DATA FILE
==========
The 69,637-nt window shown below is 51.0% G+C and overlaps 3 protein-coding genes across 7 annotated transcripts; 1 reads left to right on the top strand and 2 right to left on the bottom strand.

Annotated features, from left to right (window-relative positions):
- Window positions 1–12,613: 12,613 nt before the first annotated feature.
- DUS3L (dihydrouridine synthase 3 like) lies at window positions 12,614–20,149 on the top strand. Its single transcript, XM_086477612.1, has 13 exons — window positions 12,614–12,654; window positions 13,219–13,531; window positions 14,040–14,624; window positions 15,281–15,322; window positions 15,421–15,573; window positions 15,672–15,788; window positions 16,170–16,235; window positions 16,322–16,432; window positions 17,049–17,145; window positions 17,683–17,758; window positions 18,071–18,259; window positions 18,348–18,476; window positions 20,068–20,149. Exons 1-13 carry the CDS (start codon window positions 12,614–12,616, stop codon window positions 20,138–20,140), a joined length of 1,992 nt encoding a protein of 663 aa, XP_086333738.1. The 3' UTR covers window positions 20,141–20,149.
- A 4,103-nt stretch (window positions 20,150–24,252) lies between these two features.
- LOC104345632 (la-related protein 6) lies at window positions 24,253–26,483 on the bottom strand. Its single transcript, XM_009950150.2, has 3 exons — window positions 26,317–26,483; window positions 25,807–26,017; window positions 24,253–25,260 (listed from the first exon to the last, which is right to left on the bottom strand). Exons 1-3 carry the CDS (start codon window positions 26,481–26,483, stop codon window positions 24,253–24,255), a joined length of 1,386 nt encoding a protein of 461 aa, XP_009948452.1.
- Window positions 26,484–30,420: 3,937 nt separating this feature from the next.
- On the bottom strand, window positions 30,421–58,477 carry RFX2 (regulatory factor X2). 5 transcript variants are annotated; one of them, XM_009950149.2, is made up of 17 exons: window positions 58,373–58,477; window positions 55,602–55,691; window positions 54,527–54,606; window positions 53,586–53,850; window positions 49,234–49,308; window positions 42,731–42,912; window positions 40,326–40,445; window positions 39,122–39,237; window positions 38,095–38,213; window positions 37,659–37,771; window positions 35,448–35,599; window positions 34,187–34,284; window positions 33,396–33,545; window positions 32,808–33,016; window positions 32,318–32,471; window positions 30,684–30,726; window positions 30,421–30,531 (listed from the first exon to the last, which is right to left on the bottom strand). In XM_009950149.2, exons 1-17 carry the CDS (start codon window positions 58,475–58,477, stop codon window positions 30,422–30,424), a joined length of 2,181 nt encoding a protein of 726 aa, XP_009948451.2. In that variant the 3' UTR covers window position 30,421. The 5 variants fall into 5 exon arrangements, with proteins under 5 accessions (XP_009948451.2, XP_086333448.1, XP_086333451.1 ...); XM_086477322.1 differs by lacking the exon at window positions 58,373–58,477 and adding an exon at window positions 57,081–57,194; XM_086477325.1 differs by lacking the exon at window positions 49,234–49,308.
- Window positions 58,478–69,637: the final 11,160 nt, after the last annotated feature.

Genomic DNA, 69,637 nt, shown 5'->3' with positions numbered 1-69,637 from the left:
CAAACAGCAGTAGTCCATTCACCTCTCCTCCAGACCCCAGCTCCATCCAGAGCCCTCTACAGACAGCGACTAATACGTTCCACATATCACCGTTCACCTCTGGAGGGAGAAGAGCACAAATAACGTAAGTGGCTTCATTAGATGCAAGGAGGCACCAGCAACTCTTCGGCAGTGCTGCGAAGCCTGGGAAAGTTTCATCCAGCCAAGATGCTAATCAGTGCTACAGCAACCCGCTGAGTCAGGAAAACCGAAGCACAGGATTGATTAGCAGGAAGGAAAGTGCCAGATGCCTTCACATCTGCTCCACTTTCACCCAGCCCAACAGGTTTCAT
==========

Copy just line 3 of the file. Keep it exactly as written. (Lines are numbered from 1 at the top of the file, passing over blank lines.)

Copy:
- Window positions 1–12,613: 12,613 nt before the first annotated feature.